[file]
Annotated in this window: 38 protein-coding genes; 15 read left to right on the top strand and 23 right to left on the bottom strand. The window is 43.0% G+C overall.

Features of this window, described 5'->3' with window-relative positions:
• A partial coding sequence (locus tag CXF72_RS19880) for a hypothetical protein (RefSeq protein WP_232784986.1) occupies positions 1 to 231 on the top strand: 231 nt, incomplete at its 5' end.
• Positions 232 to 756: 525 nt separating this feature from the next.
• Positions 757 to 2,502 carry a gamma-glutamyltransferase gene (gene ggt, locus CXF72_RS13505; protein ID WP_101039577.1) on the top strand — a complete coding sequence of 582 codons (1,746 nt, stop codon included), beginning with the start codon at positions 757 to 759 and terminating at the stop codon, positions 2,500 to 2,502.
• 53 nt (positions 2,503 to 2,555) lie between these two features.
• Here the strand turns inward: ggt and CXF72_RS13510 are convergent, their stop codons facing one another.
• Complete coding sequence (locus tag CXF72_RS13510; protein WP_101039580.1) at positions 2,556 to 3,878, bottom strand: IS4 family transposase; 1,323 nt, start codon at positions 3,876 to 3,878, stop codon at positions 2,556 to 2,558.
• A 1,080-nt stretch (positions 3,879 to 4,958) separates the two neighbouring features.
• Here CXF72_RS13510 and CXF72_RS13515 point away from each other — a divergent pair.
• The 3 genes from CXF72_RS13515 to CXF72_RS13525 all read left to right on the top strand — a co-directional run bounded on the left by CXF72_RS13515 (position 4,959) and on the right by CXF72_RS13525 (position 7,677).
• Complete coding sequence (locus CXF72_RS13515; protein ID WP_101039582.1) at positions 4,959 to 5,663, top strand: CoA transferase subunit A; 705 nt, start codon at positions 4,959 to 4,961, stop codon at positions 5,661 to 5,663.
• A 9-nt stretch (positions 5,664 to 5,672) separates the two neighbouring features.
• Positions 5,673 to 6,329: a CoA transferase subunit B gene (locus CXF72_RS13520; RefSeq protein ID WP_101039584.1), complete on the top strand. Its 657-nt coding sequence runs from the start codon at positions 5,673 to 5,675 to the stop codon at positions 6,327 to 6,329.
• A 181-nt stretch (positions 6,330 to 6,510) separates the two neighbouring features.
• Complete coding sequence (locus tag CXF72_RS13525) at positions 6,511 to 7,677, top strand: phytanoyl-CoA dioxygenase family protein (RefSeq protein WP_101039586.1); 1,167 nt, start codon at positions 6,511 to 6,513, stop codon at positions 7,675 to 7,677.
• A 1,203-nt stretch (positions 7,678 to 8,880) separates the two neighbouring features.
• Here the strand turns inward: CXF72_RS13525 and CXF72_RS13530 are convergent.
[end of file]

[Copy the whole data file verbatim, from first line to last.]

Annotated in this window: 38 protein-coding genes; 15 read left to right on the top strand and 23 right to left on the bottom strand. The window is 43.0% G+C overall.

Features of this window, described 5'->3' with window-relative positions:
• A partial coding sequence (locus tag CXF72_RS19880) for a hypothetical protein (RefSeq protein WP_232784986.1) occupies positions 1 to 231 on the top strand: 231 nt, incomplete at its 5' end.
• Positions 232 to 756: 525 nt separating this feature from the next.
• Positions 757 to 2,502 carry a gamma-glutamyltransferase gene (gene ggt, locus CXF72_RS13505; protein ID WP_101039577.1) on the top strand — a complete coding sequence of 582 codons (1,746 nt, stop codon included), beginning with the start codon at positions 757 to 759 and terminating at the stop codon, positions 2,500 to 2,502.
• 53 nt (positions 2,503 to 2,555) lie between these two features.
• Here the strand turns inward: ggt and CXF72_RS13510 are convergent, their stop codons facing one another.
• Complete coding sequence (locus tag CXF72_RS13510; protein WP_101039580.1) at positions 2,556 to 3,878, bottom strand: IS4 family transposase; 1,323 nt, start codon at positions 3,876 to 3,878, stop codon at positions 2,556 to 2,558.
• A 1,080-nt stretch (positions 3,879 to 4,958) separates the two neighbouring features.
• Here CXF72_RS13510 and CXF72_RS13515 point away from each other — a divergent pair.
• The 3 genes from CXF72_RS13515 to CXF72_RS13525 all read left to right on the top strand — a co-directional run bounded on the left by CXF72_RS13515 (position 4,959) and on the right by CXF72_RS13525 (position 7,677).
• Complete coding sequence (locus CXF72_RS13515; protein ID WP_101039582.1) at positions 4,959 to 5,663, top strand: CoA transferase subunit A; 705 nt, start codon at positions 4,959 to 4,961, stop codon at positions 5,661 to 5,663.
• A 9-nt stretch (positions 5,664 to 5,672) separates the two neighbouring features.
• Positions 5,673 to 6,329: a CoA transferase subunit B gene (locus CXF72_RS13520; RefSeq protein ID WP_101039584.1), complete on the top strand. Its 657-nt coding sequence runs from the start codon at positions 5,673 to 5,675 to the stop codon at positions 6,327 to 6,329.
• A 181-nt stretch (positions 6,330 to 6,510) separates the two neighbouring features.
• Complete coding sequence (locus tag CXF72_RS13525) at positions 6,511 to 7,677, top strand: phytanoyl-CoA dioxygenase family protein (RefSeq protein WP_101039586.1); 1,167 nt, start codon at positions 6,511 to 6,513, stop codon at positions 7,675 to 7,677.
• A 1,203-nt stretch (positions 7,678 to 8,880) separates the two neighbouring features.
• Here the strand turns inward: CXF72_RS13525 and CXF72_RS13530 are convergent.